The whopping contract John Tavares signed last July in Toronto made no specific mention of April 23, 2019. No clause referenced Causeway St., tulips blooming in the Boston Public Garden, or a decisive Game 7 with the Bruins.
It was simply understood, unspecified intent.
The Leafs stuffed $77 million into JT’s pockets specifically for nights like Tuesday, when the Garden will be jacked, while at the same time the odd 2-3 million Torontonians will be on their knees back in southern Ontario, praying to the hockey heavens that their souls aren’t shredded again in a Game 7 in the old West End.
Tavares, a Toronto kid himself, was hired on by the Leafs to be the ballast, the bonding agent, the insurance policy for a series like this that will end, one way or the other, sometime after 9:40 p.m.
The Leafs will go on to glory, perhaps on the broad shoulders of Tavares, or they’ll again be fed to the Blue-and-White masses for a summer’s worth of, shall we say, deep introspection (a fancy word that means “being roasted at the spit”).
Thus far, the postseason returns on Tavares have been mixed.
After scoring a career-high 47 goals in the regular season, third best in the league, the ex-Islander has knocked home but one goal in six games while centering the club’s No. 1 line in the first-round series. Both Tavares and Bruins bottom-sixer Joakim Nordstrom have potted one goal, each scoring into an empty net. For all the minutes Tuukka Rask has fronted the Boston net — 354:31 of a total 360:00 — Tavares has been blanked.
Faceoff is Tuesday night, right around 7:15 p.m. Tavares is long overdue. The Leafs, without a Cup since 1967, also are long beyond the point of reason and civility when it comes to beating the Bruins in the playoffs. It hasn’t happened since 1959, back when we liked Ike, a good seat at the Garden ran maybe $5, and a 24-year-old John Bucyk paired up with Vic Stasiuk and Bronco Horvath on Boston’s Uke Line.
Sixty years later, just like then, everyone wants a prediction, of course.
Will Tavares wake up and deliver on his deal, carrying the Leafs to a Round 1 matchup with Columbus?
Will the Bruins build off their impressive Game 6 win, 4-2 Sunday in Toronto, and knock the Sisyphusianistic Leafs into summer for a third time in seven seasons?
Good luck with the prognostications. The six games to date should have taught all of us that lesson, again. The two clubs have toggled back and forth on the W’s and L’s, neither one able to string a pair of wins, including on Sunday when the Leafs had the series right there on their sticks, before a blue-and-white ocean of a home crowd, to clinch.
The Leafs went up, 1-0, on a Morgan Rielly strike midway through the first. All good. But not for long. Instead of finding traction, the Leafs spaced out, cobbling together only four shots over the 20-minute span that followed the Rielly goal.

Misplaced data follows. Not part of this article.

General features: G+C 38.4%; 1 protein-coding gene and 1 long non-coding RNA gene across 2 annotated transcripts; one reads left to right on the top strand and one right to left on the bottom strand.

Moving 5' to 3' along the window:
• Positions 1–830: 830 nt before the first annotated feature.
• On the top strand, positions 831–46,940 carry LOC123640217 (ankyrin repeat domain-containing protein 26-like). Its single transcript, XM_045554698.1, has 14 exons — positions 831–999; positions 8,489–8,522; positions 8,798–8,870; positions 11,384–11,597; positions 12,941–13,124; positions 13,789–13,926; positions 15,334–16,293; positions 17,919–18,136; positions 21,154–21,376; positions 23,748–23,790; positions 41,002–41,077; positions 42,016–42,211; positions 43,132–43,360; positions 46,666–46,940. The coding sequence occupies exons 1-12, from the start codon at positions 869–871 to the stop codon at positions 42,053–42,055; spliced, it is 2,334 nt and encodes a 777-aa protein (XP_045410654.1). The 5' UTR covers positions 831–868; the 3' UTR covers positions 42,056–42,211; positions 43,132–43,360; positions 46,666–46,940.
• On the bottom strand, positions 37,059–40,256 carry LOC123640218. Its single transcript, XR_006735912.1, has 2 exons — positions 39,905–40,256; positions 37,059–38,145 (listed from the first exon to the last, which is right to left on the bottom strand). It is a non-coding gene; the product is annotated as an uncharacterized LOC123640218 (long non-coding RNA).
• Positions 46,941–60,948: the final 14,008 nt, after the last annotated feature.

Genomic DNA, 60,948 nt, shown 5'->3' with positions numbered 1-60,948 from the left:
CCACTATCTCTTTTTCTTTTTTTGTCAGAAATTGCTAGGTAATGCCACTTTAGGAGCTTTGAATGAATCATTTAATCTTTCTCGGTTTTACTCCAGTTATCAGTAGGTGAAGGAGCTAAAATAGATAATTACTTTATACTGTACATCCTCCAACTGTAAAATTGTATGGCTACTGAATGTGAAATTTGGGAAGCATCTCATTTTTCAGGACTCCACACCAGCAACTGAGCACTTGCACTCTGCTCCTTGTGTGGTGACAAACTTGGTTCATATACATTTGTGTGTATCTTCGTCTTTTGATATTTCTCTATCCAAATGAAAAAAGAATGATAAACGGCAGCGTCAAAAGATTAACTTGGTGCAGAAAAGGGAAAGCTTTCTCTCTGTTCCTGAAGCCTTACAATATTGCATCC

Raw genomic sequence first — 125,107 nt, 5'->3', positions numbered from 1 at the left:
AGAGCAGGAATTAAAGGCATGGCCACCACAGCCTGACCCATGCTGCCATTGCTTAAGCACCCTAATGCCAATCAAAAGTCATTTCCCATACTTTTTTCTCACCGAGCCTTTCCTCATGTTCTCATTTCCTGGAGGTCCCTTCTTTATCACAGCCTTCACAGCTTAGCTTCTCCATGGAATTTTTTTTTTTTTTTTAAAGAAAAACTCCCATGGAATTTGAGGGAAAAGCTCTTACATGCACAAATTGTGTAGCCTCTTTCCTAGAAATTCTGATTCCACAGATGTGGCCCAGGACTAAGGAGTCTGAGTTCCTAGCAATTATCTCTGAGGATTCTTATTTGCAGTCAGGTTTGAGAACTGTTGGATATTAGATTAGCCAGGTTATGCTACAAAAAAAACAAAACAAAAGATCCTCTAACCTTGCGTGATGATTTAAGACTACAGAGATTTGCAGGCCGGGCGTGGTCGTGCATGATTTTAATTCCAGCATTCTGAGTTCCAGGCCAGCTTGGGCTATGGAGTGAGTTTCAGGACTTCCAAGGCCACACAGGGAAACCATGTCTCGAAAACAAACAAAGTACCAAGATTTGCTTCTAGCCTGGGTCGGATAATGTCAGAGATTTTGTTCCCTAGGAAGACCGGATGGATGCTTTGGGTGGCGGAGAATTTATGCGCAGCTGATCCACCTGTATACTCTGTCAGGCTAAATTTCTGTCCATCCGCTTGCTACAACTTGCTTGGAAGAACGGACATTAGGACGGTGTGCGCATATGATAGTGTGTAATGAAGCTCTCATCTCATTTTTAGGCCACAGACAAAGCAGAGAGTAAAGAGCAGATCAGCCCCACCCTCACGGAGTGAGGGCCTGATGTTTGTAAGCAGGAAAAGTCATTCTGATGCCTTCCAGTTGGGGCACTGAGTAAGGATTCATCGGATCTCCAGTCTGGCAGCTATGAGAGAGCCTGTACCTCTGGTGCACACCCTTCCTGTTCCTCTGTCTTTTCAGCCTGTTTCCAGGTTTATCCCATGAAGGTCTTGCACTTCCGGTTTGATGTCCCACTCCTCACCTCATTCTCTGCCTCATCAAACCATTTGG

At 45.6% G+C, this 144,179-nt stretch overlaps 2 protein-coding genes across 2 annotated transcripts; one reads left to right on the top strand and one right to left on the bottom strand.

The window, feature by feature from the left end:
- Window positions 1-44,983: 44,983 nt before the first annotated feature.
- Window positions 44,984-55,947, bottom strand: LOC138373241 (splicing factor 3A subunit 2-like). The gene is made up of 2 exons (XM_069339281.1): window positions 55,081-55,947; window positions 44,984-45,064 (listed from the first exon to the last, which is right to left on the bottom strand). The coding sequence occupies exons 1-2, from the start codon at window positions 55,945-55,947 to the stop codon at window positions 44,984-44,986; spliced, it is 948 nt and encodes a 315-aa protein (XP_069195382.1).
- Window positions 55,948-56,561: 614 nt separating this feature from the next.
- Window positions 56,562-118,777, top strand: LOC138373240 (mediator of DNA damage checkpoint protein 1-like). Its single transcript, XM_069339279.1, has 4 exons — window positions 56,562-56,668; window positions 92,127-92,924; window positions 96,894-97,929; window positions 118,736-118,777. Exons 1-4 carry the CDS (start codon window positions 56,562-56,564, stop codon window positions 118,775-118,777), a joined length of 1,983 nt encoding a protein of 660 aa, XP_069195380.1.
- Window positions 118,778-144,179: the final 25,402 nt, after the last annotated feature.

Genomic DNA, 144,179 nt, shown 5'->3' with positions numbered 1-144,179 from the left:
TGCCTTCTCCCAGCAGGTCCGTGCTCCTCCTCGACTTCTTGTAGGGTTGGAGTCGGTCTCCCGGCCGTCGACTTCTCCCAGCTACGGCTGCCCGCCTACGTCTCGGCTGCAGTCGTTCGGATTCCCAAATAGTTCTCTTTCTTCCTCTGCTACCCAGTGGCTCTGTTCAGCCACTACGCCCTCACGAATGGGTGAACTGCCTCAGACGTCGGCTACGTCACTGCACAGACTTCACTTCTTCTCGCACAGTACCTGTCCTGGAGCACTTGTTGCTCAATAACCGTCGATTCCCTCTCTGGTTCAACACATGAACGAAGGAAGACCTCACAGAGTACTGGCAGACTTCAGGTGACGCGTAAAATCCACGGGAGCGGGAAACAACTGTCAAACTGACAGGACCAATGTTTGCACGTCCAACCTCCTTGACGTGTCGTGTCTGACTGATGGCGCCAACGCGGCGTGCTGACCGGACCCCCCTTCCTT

Meanwhile, with the young Leafs in nap time, the Bruins popped in a pair of power-play goals (Brad Marchand, Torey Krug) to move out front, 2-1, by 17:02 of the first, followed by Jake DeBrusk’s 3-1 jawbreaker at 7:57 of the second. The long, inexplicable slumber from midway through the first until midway through the second delivered the Leafs to Tuesday.
“Bottom line, we weren’t as good as we could have been for a stretch of 30 minutes there, for sure,” said a miffed Mike Babcock, hired in 2015 as the guy to steer his team through a big Game 7.
The Bruins on Sunday, noted Babcock, were the better skating team, particularly over that dead stretch.
“And that,” said Babcock, “doesn’t happen to us very often.”
It will be legs and emotion and poise, rather than history of course, that will carry the day in Game 7.
What we know at this point is that the Leafs, with their young speed and skill, have yet to allow the Bruins to hold a lead in the series. The Bruins had to erase series deficits of 0-1, 1-2, and 2-3.
Somehow that doesn’t square with the fact that Bruins, largely because of a blistering power play, have held a significant edge in lead time (160:15 vs. 67:53). Toronto, though rarely ahead on the scoreboard, has made the most of its advantages, thanks in large part to their stouter, smarter 5-on-5 performance.
For what it’s worth, if anything, we know history is the Leafs hobgoblin. And Game 7, 2013, is their haunted house with an attic full of rabid bats.
The Leafs that night (May 13) moved to a 4-1 lead midway through the third and then became the first team in Stanley Cup history to blow a three-goal lead in Period 3 of a Game 7 and lose. Nathan Horton, Milan Lucic, and Patrice Bergeron (19:09, with Rask pulled) strung together the equalizers, followed by Bergeron with the dagger through the ribs 6:05 into OT.
The Leafs Tuesday night will dress but one player, defenseman Jake Gardiner, who participated in that 2013 soul-crushing debacle. The Bruins will have Rask back in net, with the core group of David Krejci, Brad Marchand, Zdeno Chara, and Bergeron still on the job, still poised, still remembering.
“I thought we were ready,” Babcock said after the loss Sunday. “But as soon as we had a little adversity . . . I don’t know if the emotions got the better of us, but we couldn’t get ‘er back in check.”